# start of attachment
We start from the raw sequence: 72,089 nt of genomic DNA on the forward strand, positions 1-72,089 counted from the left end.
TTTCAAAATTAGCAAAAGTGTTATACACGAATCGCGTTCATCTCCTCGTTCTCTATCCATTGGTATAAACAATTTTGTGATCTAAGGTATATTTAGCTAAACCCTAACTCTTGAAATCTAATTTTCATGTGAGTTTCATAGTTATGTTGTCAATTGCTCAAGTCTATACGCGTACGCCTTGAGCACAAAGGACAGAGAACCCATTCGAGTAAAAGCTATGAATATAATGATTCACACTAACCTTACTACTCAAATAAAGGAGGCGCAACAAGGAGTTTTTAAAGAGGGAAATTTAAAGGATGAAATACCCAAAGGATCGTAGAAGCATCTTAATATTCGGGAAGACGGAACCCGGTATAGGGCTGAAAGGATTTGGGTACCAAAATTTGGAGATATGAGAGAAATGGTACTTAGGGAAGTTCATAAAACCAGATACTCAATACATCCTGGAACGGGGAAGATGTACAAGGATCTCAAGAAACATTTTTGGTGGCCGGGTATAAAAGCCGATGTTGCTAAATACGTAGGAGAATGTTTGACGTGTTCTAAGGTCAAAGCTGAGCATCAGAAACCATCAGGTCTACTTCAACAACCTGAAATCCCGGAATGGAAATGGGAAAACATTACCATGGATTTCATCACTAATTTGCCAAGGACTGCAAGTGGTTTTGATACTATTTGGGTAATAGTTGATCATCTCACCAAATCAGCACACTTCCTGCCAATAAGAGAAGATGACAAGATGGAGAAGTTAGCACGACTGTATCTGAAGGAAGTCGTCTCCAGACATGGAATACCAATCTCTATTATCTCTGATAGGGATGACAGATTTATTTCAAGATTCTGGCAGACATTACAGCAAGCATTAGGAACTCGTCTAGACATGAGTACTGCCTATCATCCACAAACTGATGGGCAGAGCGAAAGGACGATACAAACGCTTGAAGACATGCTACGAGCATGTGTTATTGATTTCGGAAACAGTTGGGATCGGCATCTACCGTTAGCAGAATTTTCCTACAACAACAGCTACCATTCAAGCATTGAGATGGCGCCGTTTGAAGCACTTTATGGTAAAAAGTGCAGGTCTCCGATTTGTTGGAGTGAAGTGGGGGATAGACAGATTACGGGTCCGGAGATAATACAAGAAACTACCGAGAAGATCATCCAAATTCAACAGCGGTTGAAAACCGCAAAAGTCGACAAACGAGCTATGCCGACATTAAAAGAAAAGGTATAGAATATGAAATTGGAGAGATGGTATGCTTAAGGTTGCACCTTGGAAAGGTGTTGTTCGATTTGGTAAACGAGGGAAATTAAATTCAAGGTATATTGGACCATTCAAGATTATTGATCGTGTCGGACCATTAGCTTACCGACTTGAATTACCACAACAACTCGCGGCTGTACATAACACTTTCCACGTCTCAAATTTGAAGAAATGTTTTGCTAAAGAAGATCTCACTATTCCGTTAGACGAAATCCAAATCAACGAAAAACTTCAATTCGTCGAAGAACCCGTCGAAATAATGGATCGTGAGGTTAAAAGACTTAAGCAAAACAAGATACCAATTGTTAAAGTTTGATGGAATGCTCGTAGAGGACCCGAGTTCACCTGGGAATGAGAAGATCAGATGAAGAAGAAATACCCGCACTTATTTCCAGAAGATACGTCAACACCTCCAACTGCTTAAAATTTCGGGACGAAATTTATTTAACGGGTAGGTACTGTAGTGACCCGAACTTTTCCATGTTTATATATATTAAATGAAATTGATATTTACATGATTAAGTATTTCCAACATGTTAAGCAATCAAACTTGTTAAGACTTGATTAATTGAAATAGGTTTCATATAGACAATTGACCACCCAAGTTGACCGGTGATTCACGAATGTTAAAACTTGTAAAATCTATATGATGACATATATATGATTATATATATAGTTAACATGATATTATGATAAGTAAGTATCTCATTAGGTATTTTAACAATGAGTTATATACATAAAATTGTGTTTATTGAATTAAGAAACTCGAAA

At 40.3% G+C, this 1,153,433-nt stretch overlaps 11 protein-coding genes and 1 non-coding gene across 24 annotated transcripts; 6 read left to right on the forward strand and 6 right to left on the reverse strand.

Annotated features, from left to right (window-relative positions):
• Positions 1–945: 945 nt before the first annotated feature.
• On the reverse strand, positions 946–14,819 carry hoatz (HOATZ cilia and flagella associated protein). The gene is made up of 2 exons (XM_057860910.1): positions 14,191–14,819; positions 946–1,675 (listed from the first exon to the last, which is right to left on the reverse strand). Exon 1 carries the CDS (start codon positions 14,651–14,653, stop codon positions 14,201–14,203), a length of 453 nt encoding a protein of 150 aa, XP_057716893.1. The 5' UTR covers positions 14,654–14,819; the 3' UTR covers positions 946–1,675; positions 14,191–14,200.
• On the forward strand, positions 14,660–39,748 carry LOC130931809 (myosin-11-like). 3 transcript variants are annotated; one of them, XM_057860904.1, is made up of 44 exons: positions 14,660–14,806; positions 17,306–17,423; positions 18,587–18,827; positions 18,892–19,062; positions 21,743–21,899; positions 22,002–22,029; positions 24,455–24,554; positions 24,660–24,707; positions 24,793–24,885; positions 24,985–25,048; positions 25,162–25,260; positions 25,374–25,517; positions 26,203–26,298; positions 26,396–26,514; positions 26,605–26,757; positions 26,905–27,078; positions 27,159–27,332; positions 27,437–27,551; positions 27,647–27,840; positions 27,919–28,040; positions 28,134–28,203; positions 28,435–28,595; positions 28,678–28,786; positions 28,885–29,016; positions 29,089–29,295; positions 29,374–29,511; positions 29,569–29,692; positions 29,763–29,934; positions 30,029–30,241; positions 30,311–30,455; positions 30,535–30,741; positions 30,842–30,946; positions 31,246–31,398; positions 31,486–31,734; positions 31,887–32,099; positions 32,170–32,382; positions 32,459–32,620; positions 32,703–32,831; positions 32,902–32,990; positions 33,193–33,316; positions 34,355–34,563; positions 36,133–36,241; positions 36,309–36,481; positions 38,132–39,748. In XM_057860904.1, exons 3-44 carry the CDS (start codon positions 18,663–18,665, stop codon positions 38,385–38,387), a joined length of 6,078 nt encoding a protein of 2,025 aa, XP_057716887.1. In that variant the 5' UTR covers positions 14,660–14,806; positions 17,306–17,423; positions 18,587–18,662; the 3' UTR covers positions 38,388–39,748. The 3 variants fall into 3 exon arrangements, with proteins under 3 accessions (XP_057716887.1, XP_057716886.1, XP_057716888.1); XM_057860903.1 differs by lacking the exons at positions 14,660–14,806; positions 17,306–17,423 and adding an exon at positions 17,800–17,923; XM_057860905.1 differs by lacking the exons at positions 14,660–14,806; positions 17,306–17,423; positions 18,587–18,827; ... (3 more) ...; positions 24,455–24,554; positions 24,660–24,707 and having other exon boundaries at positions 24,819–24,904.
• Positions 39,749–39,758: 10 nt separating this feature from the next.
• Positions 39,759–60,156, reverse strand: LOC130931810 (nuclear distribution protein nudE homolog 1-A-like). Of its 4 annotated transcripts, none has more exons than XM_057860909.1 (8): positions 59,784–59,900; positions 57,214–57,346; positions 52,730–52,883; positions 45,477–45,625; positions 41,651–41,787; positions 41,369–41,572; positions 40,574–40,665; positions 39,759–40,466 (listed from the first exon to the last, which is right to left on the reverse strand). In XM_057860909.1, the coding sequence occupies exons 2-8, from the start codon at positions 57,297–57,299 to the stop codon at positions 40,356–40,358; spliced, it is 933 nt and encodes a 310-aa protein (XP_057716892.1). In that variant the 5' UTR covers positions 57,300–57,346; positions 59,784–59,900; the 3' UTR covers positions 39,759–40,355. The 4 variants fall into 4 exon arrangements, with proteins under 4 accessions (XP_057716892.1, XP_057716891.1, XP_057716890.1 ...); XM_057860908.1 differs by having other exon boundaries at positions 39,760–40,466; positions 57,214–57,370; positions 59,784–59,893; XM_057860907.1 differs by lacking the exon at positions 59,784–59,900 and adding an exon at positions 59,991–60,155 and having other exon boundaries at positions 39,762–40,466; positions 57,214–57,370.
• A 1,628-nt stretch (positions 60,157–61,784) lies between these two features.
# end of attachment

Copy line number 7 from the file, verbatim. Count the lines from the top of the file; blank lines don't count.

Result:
• On the forward strand, positions 14,660–39,748 carry LOC130931809 (myosin-11-like). 3 transcript variants are annotated; one of them, XM_057860904.1, is made up of 44 exons: positions 14,660–14,806; positions 17,306–17,423; positions 18,587–18,827; positions 18,892–19,062; positions 21,743–21,899; positions 22,002–22,029; positions 24,455–24,554; positions 24,660–24,707; positions 24,793–24,885; positions 24,985–25,048; positions 25,162–25,260; positions 25,374–25,517; positions 26,203–26,298; positions 26,396–26,514; positions 26,605–26,757; positions 26,905–27,078; positions 27,159–27,332; positions 27,437–27,551; positions 27,647–27,840; positions 27,919–28,040; positions 28,134–28,203; positions 28,435–28,595; positions 28,678–28,786; positions 28,885–29,016; positions 29,089–29,295; positions 29,374–29,511; positions 29,569–29,692; positions 29,763–29,934; positions 30,029–30,241; positions 30,311–30,455; positions 30,535–30,741; positions 30,842–30,946; positions 31,246–31,398; positions 31,486–31,734; positions 31,887–32,099; positions 32,170–32,382; positions 32,459–32,620; positions 32,703–32,831; positions 32,902–32,990; positions 33,193–33,316; positions 34,355–34,563; positions 36,133–36,241; positions 36,309–36,481; positions 38,132–39,748. In XM_057860904.1, exons 3-44 carry the CDS (start codon positions 18,663–18,665, stop codon positions 38,385–38,387), a joined length of 6,078 nt encoding a protein of 2,025 aa, XP_057716887.1. In that variant the 5' UTR covers positions 14,660–14,806; positions 17,306–17,423; positions 18,587–18,662; the 3' UTR covers positions 38,388–39,748. The 3 variants fall into 3 exon arrangements, with proteins under 3 accessions (XP_057716887.1, XP_057716886.1, XP_057716888.1); XM_057860903.1 differs by lacking the exons at positions 14,660–14,806; positions 17,306–17,423 and adding an exon at positions 17,800–17,923; XM_057860905.1 differs by lacking the exons at positions 14,660–14,806; positions 17,306–17,423; positions 18,587–18,827; ... (3 more) ...; positions 24,455–24,554; positions 24,660–24,707 and having other exon boundaries at positions 24,819–24,904.